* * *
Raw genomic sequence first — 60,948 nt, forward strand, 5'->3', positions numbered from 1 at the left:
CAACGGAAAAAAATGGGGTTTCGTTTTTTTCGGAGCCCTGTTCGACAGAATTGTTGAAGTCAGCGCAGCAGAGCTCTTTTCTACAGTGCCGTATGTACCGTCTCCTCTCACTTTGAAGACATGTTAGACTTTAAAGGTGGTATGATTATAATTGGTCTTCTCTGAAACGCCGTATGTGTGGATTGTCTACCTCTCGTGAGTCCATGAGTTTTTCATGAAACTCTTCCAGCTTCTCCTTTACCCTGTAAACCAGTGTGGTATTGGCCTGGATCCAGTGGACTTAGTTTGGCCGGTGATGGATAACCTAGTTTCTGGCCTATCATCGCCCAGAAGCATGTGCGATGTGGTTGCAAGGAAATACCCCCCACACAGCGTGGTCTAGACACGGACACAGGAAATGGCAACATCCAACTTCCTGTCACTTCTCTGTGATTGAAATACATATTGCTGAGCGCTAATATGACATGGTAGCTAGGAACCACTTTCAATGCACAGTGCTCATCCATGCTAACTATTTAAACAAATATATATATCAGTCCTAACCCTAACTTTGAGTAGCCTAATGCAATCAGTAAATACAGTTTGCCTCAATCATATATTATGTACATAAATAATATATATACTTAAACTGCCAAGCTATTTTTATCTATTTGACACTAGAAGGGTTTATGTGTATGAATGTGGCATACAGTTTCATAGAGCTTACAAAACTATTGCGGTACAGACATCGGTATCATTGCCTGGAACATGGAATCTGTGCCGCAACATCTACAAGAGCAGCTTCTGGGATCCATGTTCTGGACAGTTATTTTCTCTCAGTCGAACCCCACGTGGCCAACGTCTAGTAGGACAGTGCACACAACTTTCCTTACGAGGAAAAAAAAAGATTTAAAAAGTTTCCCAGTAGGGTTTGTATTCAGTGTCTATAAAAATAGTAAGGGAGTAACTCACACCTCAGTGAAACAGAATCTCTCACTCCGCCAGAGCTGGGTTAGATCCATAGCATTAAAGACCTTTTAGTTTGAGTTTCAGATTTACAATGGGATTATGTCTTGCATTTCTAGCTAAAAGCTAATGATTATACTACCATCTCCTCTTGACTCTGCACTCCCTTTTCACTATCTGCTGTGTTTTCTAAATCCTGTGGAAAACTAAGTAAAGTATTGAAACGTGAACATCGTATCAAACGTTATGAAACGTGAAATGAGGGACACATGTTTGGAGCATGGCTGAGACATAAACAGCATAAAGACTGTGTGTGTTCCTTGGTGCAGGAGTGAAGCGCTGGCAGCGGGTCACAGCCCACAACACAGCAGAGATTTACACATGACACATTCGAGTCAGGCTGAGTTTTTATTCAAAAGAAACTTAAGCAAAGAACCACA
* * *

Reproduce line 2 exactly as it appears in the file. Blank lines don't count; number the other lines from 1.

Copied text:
CAACGGAAAAAAATGGGGTTTCGTTTTTTTCGGAGCCCTGTTCGACAGAATTGTTGAAGTCAGCGCAGCAGAGCTCTTTTCTACAGTGCCGTATGTACCGTCTCCTCTCACTTTGAAGACATGTTAGACTTTAAAGGTGGTATGATTATAATTGGTCTTCTCTGAAACGCCGTATGTGTGGATTGTCTACCTCTCGTGAGTCCATGAGTTTTTCATGAAACTCTTCCAGCTTCTCCTTTACCCTGTAAACCAGTGTGGTATTGGCCTGGATCCAGTGGACTTAGTTTGGCCGGTGATGGATAACCTAGTTTCTGGCCTATCATCGCCCAGAAGCATGTGCGATGTGGTTGCAAGGAAATACCCCCCACACAGCGTGGTCTAGACACGGACACAGGAAATGGCAACATCCAACTTCCTGTCACTTCTCTGTGATTGAAATACATATTGCTGAGCGCTAATATGACATGGTAGCTAGGAACCACTTTCAATGCACAGTGCTCATCCATGCTAACTATTTAAACAAATATATATATCAGTCCTAACCCTAACTTTGAGTAGCCTAATGCAATCAGTAAATACAGTTTGCCTCAATCATATATTATGTACATAAATAATATATATACTTAAACTGCCAAGCTATTTTTATCTATTTGACACTAGAAGGGTTTATGTGTATGAATGTGGCATACAGTTTCATAGAGCTTACAAAACTATTGCGGTACAGACATCGGTATCATTGCCTGGAACATGGAATCTGTGCCGCAACATCTACAAGAGCAGCTTCTGGGATCCATGTTCTGGACAGTTATTTTCTCTCAGTCGAACCCCACGTGGCCAACGTCTAGTAGGACAGTGCACACAACTTTCCTTACGAGGAAAAAAAAAGATTTAAAAAGTTTCCCAGTAGGGTTTGTATTCAGTGTCTATAAAAATAGTAAGGGAGTAACTCACACCTCAGTGAAACAGAATCTCTCACTCCGCCAGAGCTGGGTTAGATCCATAGCATTAAAGACCTTTTAGTTTGAGTTTCAGATTTACAATGGGATTATGTCTTGCATTTCTAGCTAAAAGCTAATGATTATACTACCATCTCCTCTTGACTCTGCACTCCCTTTTCACTATCTGCTGTGTTTTCTAAATCCTGTGGAAAACTAAGTAAAGTATTGAAACGTGAACATCGTATCAAACGTTATGAAACGTGAAATGAGGGACACATGTTTGGAGCATGGCTGAGACATAAACAGCATAAAGACTGTGTGTGTTCCTTGGTGCAGGAGTGAAGCGCTGGCAGCGGGTCACAGCCCACAACACAGCAGAGATTTACACATGACACATTCGAGTCAGGCTGAGTTTTTATTCAAAAGAAACTTAAGCAAAGAACCACA